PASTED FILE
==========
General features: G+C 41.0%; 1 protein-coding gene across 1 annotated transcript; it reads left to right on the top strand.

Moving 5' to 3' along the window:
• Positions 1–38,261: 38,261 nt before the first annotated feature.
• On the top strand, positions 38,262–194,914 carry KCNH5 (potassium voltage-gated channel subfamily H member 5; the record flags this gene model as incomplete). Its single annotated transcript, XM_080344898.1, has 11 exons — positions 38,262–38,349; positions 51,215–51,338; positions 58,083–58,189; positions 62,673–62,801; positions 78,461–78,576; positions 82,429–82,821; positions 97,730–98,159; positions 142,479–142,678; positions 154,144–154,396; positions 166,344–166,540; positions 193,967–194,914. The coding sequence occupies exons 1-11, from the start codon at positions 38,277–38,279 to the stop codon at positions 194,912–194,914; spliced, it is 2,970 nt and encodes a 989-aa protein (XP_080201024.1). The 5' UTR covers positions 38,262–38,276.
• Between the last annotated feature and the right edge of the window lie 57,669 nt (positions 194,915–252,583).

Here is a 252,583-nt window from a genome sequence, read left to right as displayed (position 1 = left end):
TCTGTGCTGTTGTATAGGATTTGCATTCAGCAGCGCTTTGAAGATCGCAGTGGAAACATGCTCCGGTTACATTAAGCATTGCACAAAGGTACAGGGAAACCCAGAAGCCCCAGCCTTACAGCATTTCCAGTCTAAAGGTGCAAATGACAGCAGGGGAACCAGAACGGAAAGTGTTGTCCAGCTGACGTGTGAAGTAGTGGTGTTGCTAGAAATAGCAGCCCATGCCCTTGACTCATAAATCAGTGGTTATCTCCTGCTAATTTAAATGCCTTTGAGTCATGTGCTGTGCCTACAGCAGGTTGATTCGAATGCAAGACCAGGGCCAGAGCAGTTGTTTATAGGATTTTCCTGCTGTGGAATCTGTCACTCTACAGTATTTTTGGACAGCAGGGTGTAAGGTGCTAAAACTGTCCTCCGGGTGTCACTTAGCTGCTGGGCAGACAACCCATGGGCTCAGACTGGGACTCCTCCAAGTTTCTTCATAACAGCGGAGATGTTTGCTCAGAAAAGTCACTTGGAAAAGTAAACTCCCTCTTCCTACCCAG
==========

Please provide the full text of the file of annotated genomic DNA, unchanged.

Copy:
General features: G+C 41.0%; 1 protein-coding gene across 1 annotated transcript; it reads left to right on the top strand.

Moving 5' to 3' along the window:
• Positions 1–38,261: 38,261 nt before the first annotated feature.
• On the top strand, positions 38,262–194,914 carry KCNH5 (potassium voltage-gated channel subfamily H member 5; the record flags this gene model as incomplete). Its single annotated transcript, XM_080344898.1, has 11 exons — positions 38,262–38,349; positions 51,215–51,338; positions 58,083–58,189; positions 62,673–62,801; positions 78,461–78,576; positions 82,429–82,821; positions 97,730–98,159; positions 142,479–142,678; positions 154,144–154,396; positions 166,344–166,540; positions 193,967–194,914. The coding sequence occupies exons 1-11, from the start codon at positions 38,277–38,279 to the stop codon at positions 194,912–194,914; spliced, it is 2,970 nt and encodes a 989-aa protein (XP_080201024.1). The 5' UTR covers positions 38,262–38,276.
• Between the last annotated feature and the right edge of the window lie 57,669 nt (positions 194,915–252,583).

Here is a 252,583-nt window from a genome sequence, read left to right as displayed (position 1 = left end):
TCTGTGCTGTTGTATAGGATTTGCATTCAGCAGCGCTTTGAAGATCGCAGTGGAAACATGCTCCGGTTACATTAAGCATTGCACAAAGGTACAGGGAAACCCAGAAGCCCCAGCCTTACAGCATTTCCAGTCTAAAGGTGCAAATGACAGCAGGGGAACCAGAACGGAAAGTGTTGTCCAGCTGACGTGTGAAGTAGTGGTGTTGCTAGAAATAGCAGCCCATGCCCTTGACTCATAAATCAGTGGTTATCTCCTGCTAATTTAAATGCCTTTGAGTCATGTGCTGTGCCTACAGCAGGTTGATTCGAATGCAAGACCAGGGCCAGAGCAGTTGTTTATAGGATTTTCCTGCTGTGGAATCTGTCACTCTACAGTATTTTTGGACAGCAGGGTGTAAGGTGCTAAAACTGTCCTCCGGGTGTCACTTAGCTGCTGGGCAGACAACCCATGGGCTCAGACTGGGACTCCTCCAAGTTTCTTCATAACAGCGGAGATGTTTGCTCAGAAAAGTCACTTGGAAAAGTAAACTCCCTCTTCCTACCCAG